“You’re being melodramatic,” Laura protested.

“Maybe, but we’re staying here.” Rob stood and jerked open the cold store, which held nothing but some juice. “Come on, we’re going to the market. We’ll find someplace to eat.” He extended a hand to Laura and pulled her to her feet.

“There’s nothing here and nowhere to go.”

“Not on the base, but in Aleyne City.” Rob pulled out his pocket comp and began searching for Restaurants, Aleyne City.

“Not until I wash up.” Laura glared at him and stumped off down the hall.

Rob sighed and lowered himself into a chair to wait

Bio:

Born and raised in New York City, Margaret Fieland has been around art and music all her life.  Her poems and stories have appeared in journals such as  Turbulence Magazine, Front Range Review, and All Rights Reserved. She is one of the Poetic Muselings. Their poetry anthology, Lifelines, was published by Inkspotter Publishing in November, 2011.  She is the author of  Relocated, Geek Games,  Broken Bonds, and Rob’s Rebellion published by MuseItUp Publishing , and of Sand in the Desert, a collection of science fiction persona poems. A chapter book is due out later this year.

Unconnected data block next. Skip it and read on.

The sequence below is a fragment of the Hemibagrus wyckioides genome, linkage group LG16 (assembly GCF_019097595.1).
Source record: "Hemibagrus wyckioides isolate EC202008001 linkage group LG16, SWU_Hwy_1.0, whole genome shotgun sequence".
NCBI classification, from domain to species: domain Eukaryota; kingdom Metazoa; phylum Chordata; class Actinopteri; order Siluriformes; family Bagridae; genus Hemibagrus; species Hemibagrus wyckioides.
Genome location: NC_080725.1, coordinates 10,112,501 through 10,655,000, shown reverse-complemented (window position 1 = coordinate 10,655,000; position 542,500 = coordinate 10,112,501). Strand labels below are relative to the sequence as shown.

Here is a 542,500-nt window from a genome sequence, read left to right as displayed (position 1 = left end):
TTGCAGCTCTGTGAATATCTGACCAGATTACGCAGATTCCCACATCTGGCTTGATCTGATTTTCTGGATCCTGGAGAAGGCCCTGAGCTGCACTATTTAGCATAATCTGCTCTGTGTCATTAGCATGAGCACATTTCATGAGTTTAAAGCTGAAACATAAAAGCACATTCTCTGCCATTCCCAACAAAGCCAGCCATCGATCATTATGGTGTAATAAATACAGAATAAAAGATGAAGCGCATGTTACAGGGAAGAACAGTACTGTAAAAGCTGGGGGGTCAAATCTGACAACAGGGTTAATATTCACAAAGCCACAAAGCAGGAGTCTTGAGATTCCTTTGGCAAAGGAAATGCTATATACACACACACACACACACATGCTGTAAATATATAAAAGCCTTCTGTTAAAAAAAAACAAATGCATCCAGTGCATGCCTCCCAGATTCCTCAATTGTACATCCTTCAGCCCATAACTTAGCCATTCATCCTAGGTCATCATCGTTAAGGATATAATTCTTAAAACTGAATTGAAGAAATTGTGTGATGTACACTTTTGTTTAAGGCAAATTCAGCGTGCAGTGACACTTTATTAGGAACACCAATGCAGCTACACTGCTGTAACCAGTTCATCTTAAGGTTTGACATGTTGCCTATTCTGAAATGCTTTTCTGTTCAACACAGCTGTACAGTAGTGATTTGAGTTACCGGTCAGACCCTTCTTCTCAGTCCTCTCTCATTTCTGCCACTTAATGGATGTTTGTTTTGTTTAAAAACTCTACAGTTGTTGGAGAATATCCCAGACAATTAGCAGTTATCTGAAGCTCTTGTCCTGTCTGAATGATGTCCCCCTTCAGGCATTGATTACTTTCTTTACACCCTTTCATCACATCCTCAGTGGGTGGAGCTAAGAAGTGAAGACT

Links:

Rob’s Rebellion on Amazon:

http://www.amazon.com/Robs-Rebellion-Novels-Margaret-Fieland-ebook/dp/B0198UXBF8/

Rob’s Rebellion on publisher’s website:

https://museituppublishing.com/bookstore/index.php/series/robs-rebellion-detail

My Website:

http://www.margaretfieland.com/

Facebook:

https://www.facebook.com/MargaretFielandAuthor/

Pinterest:

https://www.pinterest.com/margaretfieland/

 

Researching Science Fiction

 

AleyneDesert6

 

 

 

What research is involved in writing science fiction? There can be quite a lot, actually. In my first science fiction novel, Relocated,      my main character, Keth, becomes involved in ceramics and glass blowing. I had some knowledge of ceramics left over from a pot-throwing course at summer camp and another summer spent playing with copper enamel, but I knew nothing about blowing glass. So it was off to the internet to check things out and construct — mentally,  anyway — my studio. It turned out to be quite large, with a separate room for storing the finished work, an area for throwing pots, and another with a couple of furnaces for the glass. Because my main character was sweet on the master craftsman’s daughter, I spent a fair amount of time getting the details nailed down to my satisfaction. My character spent quite a  lot of time there, too.